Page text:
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Environ Health Perspect. 2018 Mar 12;126(3):037004. doi: 10.1289/EHP1867.

Air Toxics in Relation to Autism Diagnosis, Phenotype, and Severity in a U.S. Family-Based Study.

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Joseph J. Zilber School of Public Health, University of Wisconsin-Milwaukee, Milwaukee, Wisconsin, USA.
Division of Environmental and Occupational Disease Control, California Department of Public Health, Richmond, California, USA.
Department of Preventive Medicine, Keck School of Medicine, University of Southern California, Los Angeles, California, USA.
Department of Epidemiology and Biostatistics, Drexel University Dornsife School of Public Health, Philadelphia, Pennsylvania, USA.
Department of Civil and Environmental Engineering, University of Wisconsin-Madison, Madison, Wisconsin, USA.
Center for Autism Research, Children's Hospital of Philadelphia and University of Pennsylvania, Philadelphia, Pennsylvania, USA.
Department of Mental Health, Johns Hopkins Bloomberg School of Public Health, Baltimore, Maryland, USA.



Previous studies have reported associations of perinatal exposure to air toxics, including some metals and volatile organic compounds, with autism spectrum disorder (ASD).


Our goal was to further explore associations of perinatal air toxics with ASD and associated quantitative traits in high-risk multiplex families.


We included participants of a U.S. family-based study [the Autism Genetic Resource Exchange (AGRE)] who were born between 1994 and 2007 and had address information. We assessed associations between average annual concentrations at birth for each of 155 air toxics from the U.S. EPA emissions-based National-scale Air Toxics Assessment and a) ASD diagnosis (1,540 cases and 477 controls); b) a continuous measure of autism-related traits, the Social Responsiveness Scale (SRS, among 1,272 cases and controls); and c) a measure of autism severity, the Calibrated Severity Score (among 1,380 cases). In addition to the individual's air toxic level, mixed models (clustering on family) included the family mean air toxic level, birth year, and census covariates, with consideration of the false discovery rate.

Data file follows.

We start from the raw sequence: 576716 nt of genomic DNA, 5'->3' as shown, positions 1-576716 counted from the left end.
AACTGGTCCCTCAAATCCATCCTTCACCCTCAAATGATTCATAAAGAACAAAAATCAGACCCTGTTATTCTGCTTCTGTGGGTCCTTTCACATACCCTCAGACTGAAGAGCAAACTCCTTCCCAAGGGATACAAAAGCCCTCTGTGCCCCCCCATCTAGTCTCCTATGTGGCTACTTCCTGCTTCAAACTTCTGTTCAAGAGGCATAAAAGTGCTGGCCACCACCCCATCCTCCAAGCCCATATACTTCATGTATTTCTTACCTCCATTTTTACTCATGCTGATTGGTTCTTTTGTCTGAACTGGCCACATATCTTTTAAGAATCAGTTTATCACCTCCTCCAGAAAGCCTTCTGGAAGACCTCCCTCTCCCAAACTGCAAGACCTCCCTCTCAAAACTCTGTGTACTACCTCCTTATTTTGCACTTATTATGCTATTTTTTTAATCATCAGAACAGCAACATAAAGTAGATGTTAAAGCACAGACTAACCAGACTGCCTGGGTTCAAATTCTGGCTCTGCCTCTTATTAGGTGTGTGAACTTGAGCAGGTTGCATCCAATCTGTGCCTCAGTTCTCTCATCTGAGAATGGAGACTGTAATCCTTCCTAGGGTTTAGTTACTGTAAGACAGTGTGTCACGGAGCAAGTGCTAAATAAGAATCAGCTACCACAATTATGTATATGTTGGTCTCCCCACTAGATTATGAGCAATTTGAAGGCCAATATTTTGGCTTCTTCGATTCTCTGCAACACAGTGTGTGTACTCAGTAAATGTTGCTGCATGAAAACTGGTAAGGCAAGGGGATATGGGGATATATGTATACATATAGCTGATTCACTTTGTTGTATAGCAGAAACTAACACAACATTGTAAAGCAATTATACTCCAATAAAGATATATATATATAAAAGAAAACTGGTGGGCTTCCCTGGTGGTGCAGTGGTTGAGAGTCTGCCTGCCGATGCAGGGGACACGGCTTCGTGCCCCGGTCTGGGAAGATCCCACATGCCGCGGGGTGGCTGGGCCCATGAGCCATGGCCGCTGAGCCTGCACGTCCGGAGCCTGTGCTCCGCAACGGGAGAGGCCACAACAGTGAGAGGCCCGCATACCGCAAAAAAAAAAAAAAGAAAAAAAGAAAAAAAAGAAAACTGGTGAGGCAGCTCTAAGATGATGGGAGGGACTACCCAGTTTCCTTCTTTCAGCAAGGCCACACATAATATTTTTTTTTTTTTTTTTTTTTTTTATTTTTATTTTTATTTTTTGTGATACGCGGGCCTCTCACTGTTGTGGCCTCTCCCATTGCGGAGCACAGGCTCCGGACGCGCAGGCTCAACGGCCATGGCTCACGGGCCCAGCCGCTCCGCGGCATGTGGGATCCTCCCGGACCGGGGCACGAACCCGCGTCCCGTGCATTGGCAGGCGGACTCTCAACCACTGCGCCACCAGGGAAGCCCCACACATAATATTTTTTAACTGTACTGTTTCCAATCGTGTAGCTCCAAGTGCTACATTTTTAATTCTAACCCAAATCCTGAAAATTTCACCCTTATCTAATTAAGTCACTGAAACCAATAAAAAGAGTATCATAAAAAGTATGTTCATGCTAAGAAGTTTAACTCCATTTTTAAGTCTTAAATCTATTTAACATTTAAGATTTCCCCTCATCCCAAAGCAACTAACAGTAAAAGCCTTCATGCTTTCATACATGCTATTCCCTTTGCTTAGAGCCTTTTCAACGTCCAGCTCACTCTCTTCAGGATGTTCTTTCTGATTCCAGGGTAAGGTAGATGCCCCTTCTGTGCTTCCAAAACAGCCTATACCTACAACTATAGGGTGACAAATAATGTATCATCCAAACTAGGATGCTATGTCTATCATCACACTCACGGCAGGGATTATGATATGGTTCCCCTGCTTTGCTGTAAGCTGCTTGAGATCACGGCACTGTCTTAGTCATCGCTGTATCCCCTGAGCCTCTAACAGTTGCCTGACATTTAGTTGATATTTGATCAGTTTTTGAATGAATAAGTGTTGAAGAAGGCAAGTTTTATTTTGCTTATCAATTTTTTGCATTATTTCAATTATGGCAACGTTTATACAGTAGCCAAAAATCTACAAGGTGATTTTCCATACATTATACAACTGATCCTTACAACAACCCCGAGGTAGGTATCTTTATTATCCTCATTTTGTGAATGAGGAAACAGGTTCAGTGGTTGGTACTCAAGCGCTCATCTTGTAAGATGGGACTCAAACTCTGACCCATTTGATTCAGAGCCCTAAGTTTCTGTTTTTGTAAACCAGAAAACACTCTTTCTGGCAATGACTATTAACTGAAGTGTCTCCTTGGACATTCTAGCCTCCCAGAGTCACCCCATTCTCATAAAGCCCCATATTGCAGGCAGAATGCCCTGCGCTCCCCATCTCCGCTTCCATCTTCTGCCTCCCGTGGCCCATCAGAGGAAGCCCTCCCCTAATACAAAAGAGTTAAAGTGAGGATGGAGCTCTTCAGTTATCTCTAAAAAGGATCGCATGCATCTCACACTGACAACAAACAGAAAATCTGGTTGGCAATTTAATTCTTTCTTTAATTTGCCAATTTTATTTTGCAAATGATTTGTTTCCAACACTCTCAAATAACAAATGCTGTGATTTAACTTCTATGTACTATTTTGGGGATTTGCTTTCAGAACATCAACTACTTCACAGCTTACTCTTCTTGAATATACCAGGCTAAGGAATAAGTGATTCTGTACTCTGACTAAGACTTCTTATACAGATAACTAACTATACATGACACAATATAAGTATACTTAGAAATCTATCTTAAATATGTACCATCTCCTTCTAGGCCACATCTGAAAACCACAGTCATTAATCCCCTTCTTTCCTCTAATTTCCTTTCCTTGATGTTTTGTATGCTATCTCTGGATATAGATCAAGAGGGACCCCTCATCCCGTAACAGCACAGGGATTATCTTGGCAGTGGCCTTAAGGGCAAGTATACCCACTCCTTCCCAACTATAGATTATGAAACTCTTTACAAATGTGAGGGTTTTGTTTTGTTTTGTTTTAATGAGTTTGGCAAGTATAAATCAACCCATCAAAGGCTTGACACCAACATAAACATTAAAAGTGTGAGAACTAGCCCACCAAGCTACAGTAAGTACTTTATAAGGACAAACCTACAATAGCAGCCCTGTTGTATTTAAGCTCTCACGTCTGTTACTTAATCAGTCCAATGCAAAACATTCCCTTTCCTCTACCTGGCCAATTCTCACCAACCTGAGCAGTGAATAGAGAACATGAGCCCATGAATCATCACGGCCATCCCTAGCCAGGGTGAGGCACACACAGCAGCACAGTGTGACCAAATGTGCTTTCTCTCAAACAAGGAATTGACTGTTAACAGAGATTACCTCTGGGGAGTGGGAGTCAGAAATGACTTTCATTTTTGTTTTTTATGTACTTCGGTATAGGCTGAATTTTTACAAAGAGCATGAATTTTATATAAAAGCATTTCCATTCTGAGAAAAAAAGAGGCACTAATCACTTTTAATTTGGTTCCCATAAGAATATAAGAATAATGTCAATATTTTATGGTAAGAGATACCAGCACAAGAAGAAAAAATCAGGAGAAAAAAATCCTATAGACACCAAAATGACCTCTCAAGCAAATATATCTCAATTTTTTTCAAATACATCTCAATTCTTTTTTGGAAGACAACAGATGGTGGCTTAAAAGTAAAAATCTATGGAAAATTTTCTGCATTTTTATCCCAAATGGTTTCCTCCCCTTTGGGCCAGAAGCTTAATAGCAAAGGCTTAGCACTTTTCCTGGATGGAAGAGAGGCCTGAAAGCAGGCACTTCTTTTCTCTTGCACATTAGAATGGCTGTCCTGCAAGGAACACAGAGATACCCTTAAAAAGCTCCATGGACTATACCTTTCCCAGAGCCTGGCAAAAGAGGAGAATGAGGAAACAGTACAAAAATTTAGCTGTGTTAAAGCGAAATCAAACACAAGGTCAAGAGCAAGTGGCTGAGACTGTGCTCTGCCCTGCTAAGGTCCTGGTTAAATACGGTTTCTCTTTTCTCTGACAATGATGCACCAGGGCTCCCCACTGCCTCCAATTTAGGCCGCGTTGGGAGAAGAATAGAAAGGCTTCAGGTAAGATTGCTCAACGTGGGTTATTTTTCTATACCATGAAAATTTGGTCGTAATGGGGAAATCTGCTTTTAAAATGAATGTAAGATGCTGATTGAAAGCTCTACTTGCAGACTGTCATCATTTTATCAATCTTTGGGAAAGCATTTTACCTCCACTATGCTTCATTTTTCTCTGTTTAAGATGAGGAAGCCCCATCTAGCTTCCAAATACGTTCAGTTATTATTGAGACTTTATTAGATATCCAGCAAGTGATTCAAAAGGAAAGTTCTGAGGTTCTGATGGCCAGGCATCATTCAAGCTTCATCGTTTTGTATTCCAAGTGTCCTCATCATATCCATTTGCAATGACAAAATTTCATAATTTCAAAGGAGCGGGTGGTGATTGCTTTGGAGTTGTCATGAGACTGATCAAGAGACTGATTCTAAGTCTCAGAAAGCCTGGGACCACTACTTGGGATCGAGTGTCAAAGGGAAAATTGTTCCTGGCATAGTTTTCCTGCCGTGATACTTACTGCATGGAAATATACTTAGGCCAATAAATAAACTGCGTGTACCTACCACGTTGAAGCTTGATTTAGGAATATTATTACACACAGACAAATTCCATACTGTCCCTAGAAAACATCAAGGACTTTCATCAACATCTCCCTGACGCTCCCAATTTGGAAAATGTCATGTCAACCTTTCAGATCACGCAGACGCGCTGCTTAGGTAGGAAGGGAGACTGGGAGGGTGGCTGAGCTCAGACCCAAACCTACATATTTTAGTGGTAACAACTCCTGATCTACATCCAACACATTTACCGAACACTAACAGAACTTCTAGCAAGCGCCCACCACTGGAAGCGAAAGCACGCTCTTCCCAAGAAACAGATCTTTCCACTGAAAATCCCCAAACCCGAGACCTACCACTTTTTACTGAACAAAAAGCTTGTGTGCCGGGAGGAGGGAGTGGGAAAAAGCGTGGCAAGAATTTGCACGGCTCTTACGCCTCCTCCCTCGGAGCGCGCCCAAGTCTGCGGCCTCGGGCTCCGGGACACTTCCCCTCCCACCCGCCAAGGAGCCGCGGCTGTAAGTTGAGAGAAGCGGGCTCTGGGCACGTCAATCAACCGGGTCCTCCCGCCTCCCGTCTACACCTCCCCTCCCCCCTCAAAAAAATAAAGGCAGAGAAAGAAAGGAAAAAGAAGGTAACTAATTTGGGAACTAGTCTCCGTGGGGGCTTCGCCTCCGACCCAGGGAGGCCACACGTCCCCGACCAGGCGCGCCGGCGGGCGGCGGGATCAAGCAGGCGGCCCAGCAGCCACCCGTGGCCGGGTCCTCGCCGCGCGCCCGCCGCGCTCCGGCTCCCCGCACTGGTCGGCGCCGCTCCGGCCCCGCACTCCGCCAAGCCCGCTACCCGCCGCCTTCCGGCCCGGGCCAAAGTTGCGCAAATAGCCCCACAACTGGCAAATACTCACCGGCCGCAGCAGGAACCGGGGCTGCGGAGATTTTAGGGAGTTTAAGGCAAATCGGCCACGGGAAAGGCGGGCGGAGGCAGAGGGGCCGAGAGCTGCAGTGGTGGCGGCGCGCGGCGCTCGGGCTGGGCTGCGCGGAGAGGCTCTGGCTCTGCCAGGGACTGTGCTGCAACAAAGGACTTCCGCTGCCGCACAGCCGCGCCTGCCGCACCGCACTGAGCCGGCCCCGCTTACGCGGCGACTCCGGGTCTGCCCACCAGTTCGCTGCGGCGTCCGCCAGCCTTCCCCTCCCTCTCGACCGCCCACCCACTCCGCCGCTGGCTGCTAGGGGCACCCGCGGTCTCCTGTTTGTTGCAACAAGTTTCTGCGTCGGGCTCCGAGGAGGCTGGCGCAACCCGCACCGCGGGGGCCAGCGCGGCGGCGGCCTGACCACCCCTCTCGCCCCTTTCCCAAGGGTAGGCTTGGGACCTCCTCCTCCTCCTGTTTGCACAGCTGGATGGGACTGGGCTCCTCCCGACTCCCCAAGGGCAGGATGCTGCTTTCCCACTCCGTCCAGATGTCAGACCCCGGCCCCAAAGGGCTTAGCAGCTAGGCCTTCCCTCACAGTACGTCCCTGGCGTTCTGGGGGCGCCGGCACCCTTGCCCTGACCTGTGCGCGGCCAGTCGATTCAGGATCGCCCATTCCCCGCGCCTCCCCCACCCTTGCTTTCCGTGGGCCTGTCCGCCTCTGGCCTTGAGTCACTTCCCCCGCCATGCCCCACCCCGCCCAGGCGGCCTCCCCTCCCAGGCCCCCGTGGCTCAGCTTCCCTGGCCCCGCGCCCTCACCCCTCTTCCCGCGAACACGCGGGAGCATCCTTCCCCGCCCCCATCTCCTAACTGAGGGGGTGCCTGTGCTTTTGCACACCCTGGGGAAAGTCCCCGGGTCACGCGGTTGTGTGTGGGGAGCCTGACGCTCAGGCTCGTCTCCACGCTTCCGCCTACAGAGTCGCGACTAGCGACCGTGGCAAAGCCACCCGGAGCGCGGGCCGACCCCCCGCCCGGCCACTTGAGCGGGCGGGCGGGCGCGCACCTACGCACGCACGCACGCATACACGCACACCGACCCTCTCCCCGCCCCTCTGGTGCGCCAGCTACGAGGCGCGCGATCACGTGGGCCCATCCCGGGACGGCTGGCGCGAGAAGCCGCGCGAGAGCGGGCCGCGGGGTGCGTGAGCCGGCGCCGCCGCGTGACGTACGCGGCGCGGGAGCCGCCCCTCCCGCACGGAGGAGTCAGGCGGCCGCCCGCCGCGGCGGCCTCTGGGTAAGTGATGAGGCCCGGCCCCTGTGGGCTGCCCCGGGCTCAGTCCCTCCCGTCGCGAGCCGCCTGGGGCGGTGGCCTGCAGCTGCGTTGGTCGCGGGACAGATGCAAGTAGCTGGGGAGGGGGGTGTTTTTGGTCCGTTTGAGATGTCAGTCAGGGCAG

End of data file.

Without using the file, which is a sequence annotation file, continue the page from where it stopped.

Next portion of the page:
ASD diagnosis was positively associated with propionaldehyde, methyl tert-butyl ether (MTBE), bromoform, 1,4-dioxane, dibenzofurans, and glycol ethers and was inversely associated with 1,4-dichlorobenzene, 4,4'-methylene diphenyl diisocyanate (MDI), benzidine, and ethyl carbamate (urethane). These associations were robust to adjustment in two-pollutant models. Autism severity was associated positively with carbon disulfide and chlorobenzene, and negatively with 1,4-dichlorobenzene. There were no associations with the SRS.


Some air toxics were associated with ASD risk and severity, including some traffic-related air pollutants and newly-reported associations, but other previously reported associations with metals and volatile organic compounds were not reproducible.

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